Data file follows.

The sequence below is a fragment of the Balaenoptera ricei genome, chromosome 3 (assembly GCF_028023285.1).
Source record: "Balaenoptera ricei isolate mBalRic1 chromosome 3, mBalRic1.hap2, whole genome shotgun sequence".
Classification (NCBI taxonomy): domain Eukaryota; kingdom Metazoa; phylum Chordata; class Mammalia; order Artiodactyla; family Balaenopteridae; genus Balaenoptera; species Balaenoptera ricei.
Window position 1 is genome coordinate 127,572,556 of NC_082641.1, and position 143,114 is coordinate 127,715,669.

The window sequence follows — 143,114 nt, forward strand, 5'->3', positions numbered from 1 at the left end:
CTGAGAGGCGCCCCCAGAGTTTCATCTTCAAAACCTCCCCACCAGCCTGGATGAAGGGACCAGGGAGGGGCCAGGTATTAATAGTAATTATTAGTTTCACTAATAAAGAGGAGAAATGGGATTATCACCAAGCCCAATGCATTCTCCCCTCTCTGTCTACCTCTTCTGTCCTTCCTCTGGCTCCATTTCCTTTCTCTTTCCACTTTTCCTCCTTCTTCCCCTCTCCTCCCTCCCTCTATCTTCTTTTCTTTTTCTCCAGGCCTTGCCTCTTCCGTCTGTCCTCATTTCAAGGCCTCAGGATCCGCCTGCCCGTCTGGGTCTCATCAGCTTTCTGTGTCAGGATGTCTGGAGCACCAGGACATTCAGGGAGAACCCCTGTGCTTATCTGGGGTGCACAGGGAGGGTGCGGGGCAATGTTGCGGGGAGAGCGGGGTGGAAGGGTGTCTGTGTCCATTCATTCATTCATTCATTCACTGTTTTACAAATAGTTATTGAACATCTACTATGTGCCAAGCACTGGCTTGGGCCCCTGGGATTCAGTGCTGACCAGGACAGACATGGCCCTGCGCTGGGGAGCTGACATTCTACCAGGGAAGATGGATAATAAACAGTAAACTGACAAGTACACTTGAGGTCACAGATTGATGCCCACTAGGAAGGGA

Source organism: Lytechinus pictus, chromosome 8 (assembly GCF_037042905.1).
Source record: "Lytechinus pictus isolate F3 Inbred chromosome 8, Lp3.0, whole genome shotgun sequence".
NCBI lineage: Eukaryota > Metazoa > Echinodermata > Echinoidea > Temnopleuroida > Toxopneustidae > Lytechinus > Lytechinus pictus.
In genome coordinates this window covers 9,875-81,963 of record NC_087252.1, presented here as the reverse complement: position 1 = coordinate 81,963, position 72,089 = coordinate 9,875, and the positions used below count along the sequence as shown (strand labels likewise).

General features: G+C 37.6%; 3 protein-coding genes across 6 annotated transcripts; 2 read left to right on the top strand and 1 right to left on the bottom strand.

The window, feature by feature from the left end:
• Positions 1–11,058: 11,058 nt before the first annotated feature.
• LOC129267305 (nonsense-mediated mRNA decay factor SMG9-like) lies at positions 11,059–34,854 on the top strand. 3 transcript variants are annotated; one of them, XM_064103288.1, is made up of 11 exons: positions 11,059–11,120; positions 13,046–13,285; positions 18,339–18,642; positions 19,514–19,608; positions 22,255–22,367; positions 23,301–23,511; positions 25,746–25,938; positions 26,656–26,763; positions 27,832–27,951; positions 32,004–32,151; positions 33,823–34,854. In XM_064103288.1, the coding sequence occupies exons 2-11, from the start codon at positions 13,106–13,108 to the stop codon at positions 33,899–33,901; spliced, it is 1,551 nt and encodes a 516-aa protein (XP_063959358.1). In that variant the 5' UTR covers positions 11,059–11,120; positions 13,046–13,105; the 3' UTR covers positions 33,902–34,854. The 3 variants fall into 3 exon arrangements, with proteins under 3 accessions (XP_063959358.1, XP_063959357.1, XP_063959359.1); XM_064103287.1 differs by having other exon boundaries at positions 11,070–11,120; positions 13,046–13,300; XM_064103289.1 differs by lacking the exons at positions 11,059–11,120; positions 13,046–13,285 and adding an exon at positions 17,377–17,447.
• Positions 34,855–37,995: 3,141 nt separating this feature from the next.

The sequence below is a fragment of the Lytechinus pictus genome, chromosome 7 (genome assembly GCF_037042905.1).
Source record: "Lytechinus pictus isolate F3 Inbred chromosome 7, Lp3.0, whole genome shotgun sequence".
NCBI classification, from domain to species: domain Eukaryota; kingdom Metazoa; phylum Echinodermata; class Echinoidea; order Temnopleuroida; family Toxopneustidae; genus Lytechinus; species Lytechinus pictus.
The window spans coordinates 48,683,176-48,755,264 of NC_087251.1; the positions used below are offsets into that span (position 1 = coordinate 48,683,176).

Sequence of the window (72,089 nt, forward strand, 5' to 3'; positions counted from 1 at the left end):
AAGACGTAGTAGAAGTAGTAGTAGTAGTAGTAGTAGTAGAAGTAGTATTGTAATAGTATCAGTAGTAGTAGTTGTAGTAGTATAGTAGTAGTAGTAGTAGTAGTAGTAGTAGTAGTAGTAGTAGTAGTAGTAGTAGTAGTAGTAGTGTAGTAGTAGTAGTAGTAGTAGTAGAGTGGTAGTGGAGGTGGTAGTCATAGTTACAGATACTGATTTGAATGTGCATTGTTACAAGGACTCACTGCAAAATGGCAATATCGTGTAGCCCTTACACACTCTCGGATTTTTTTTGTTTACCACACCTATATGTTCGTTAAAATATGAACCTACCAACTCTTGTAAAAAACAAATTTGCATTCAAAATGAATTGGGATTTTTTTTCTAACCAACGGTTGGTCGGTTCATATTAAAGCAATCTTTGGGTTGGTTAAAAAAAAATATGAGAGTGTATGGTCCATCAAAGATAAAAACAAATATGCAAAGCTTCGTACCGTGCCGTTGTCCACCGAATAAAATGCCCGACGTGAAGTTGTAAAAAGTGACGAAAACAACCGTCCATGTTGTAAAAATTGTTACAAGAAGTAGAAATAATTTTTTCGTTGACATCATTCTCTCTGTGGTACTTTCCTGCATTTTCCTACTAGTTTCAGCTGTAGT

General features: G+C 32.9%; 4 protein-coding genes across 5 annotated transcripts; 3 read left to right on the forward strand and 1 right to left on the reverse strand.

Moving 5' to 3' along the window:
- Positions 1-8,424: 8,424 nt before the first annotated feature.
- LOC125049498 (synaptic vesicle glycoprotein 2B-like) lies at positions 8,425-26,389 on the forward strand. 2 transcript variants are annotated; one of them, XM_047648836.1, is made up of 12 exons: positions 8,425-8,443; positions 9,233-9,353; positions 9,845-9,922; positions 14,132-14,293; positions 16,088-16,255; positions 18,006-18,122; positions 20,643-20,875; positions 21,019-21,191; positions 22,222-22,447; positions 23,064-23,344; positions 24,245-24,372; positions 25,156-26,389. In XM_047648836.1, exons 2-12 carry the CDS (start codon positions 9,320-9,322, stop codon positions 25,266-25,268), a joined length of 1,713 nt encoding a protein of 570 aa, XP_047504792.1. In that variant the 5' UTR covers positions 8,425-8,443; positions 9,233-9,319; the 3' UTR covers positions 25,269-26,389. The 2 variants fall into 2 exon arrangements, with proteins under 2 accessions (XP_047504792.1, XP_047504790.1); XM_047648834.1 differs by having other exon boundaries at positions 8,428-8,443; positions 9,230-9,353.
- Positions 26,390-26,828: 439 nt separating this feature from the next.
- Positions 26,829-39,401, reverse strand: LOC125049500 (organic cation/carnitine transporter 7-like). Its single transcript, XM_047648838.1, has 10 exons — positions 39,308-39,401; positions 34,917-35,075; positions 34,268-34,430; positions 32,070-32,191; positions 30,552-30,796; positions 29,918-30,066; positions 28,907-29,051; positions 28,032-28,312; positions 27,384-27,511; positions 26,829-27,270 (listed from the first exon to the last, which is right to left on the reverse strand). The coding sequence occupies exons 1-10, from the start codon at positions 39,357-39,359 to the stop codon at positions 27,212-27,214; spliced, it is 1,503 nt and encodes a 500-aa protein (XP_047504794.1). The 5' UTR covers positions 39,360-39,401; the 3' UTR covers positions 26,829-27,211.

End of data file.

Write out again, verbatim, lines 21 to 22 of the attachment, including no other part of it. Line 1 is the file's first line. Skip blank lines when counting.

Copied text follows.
AAGACGTAGTAGAAGTAGTAGTAGTAGTAGTAGTAGTAGAAGTAGTATTGTAATAGTATCAGTAGTAGTAGTTGTAGTAGTATAGTAGTAGTAGTAGTAGTAGTAGTAGTAGTAGTAGTAGTAGTAGTAGTAGTAGTAGTAGTAGTGTAGTAGTAGTAGTAGTAGTAGTAGAGTGGTAGTGGAGGTGGTAGTCATAGTTACAGATACTGATTTGAATGTGCATTGTTACAAGGACTCACTGCAAAATGGCAATATCGTGTAGCCCTTACACACTCTCGGATTTTTTTTGTTTACCACACCTATATGTTCGTTAAAATATGAACCTACCAACTCTTGTAAAAAACAAATTTGCATTCAAAATGAATTGGGATTTTTTTTCTAACCAACGGTTGGTCGGTTCATATTAAAGCAATCTTTGGGTTGGTTAAAAAAAAATATGAGAGTGTATGGTCCATCAAAGATAAAAACAAATATGCAAAGCTTCGTACCGTGCCGTTGTCCACCGAATAAAATGCCCGACGTGAAGTTGTAAAAAGTGACGAAAACAACCGTCCATGTTGTAAAAATTGTTACAAGAAGTAGAAATAATTTTTTCGTTGACATCATTCTCTCTGTGGTACTTTCCTGCATTTTCCTACTAGTTTCAGCTGTAGT

General features: G+C 32.9%; 4 protein-coding genes across 5 annotated transcripts; 3 read left to right on the forward strand and 1 right to left on the reverse strand.